Some people are asking the Trump administration to make its proposed multi-state association health plan program more flexible and more generous.
Some are warning the administration that even the flexibility and patient protection rules built into the current AHP proposal will cause many, or most, AHPs to spiral down the drain.
Some are giving the administration ideas for ways to keep AHPs out of the drain.
The Employee Benefits Security Administration, an arm of the U.S. Department of Labor, released the proposal in January. Many organizations already sponsor single-state AHPs. The EBSA proposal would make it easier for small employers to join multi-state AHPs. The AHPs might enjoy some of the same flexibility that large-group health plans now enjoy, but they apparently would be subject to Affordable Care Act requirements.
EBSA would promote multi-state AHP use by changing the definition of “employer” that DOL uses when deciding whether the employers in a group have enough in common to team up to sponsor a health plan. EBSA has suggested that any bona fide association could set up an AHP for small employers, even if the association had no purpose other than to provide AHP coverage.
EBSA had received more than 700 comments by Tuesday, the commenting deadline. At press time for this article, it had posted 718 of the comments, and two petitions, on the web.
The Senate finally confirmed Preston Rutledge, President Donald Trump’s EBSA chief, in December. Many of the commenters have submitted professionally crafted paper letters addressed directly to Alex Acosta, the Labor secretary, or to Rutledge.
Others have used the federal government’s Regulations.gov system to file comments under the name Anonymous.
A copy of the proposal is available here.
Copies of the comments are available here.
Here’s a look at some of the ideas we found in the comment letters we sampled.
Many commenters have written to say that are having a hard time finding health coverage they can afford.
One farmer wrote, anonymously, that his family lost access to group health coverage when the rules changed, and his business was required to have at least one non-family-member employee to qualify to buy group coverage. The man said he and his wife have tried to cope by getting health care cost-sharing ministry plan coverage, which is not regulated by any state or federal regulator, for themselves, and Children’s Health Insurance Program coverage for his two sons.
A real estate agent from North Carolina begged regulators to help real estate associations provide AHP coverage. She said that getting ACA-compliant individual coverage for herself and her husband would cost about $2,000 per month. “We certainly cannot afford it,” she wrote. “Having affordable health care with menu options, such as maternity and psychiatric care not needed or wanted, would drive down the costs.”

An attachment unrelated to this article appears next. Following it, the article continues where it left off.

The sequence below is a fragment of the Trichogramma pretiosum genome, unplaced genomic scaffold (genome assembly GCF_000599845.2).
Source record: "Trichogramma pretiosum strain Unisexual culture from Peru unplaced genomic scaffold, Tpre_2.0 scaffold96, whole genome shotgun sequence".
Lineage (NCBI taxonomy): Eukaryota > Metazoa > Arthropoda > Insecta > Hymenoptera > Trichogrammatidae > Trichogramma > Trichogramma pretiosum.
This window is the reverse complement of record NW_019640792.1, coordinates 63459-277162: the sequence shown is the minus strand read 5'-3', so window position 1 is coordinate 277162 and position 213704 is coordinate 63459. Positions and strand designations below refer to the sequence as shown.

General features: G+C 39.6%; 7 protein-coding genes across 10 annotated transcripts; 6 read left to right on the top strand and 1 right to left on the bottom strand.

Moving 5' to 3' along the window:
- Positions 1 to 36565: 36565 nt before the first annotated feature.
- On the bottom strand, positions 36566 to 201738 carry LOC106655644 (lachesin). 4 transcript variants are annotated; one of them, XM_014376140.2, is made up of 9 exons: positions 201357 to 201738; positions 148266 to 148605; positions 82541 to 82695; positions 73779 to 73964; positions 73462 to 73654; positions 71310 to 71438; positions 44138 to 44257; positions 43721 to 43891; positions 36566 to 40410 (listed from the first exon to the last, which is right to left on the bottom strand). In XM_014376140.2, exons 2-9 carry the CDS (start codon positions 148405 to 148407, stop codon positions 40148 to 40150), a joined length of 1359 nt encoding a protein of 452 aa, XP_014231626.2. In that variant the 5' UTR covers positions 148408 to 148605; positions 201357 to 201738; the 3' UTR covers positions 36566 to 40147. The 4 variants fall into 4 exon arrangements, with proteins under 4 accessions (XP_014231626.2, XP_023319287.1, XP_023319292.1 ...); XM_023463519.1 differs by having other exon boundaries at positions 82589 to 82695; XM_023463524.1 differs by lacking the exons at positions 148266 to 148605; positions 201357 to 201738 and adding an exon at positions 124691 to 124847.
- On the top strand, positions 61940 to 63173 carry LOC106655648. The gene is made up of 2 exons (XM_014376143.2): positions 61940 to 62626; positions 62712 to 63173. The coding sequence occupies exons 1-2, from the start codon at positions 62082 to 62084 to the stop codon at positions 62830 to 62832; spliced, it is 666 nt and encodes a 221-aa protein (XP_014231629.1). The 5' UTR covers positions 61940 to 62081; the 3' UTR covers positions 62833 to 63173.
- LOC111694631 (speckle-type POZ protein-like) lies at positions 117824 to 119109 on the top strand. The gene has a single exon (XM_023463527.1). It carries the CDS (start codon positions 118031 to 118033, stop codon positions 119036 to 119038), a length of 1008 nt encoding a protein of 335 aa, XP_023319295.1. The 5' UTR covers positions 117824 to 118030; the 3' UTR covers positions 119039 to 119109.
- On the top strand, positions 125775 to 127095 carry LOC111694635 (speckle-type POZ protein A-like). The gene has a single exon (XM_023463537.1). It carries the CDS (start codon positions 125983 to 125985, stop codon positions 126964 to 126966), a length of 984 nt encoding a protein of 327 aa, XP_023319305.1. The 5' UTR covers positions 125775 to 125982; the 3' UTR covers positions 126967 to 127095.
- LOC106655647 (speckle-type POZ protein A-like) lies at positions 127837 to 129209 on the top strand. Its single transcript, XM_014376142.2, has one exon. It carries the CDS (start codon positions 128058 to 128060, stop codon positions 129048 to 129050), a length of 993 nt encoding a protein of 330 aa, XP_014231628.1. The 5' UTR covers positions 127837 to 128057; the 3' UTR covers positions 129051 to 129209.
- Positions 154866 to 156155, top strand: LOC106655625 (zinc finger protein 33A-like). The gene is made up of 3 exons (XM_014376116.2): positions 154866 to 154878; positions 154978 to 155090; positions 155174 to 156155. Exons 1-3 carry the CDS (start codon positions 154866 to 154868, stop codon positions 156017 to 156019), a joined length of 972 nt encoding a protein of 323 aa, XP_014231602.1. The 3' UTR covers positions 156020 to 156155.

But Kevin Longino, a kidney transplant patient and the chief executive officer of the National Kidney Foundation, wrote that people with serious health problems could suffer if they enroll in AHPs are not subject to the current Affordable Care Act benefits requirements.
Even if an AHP “covers kidney transplants,” it could discriminate against transplant patients by refusing to cover the drugs transplant patients take after they get the transplants, Longino wrote.
Longino warned against the idea of letting employers and individuals reduce their health coverage costs by doing without benefits such as transplant coverage. “People purchasing health insurance through an AHP, unaware of their future health status, may later learn that they don’t have coverage of critical benefits when they most need them,” Longino said.
2. Pleas for tweaks
Many commenters wrote to EBSA to ask for modest changes in the AHP program design, or to ask that the program be made more appealing for employers, associations or workers.
Wendy Block wrote on behalf of the Michigan Chamber of Commerce, to object to the idea that groups formed solely to provide AHP coverage could sponsor AHPs.
States have already had problems with the stability of multiple employer welfare arrangements (MEWAs), Block wrote.
“Allowing AHPs to be sponsored by artificial associations furthers the potential for less qualified, less scrupulous entities to enter the AHP space, potentially resulting in the creation of unsustainable AHPs, ” Block wrote.
Elizabeth Mendenhall, president of the National Association of Realtors, said the AHP program should be friendlier to self-employed people, including self-employed people who work only part-time.
Mark Koziel, an executive at the American Institute of Certified Public Accountants, asked EBSA to limit state-by state regulation of national AHPs. If a national AHP had to comply with 51 sets of state and District of Columbia laws, that could undermine the AHP program, Koziel wrote.
3. AHP reality checks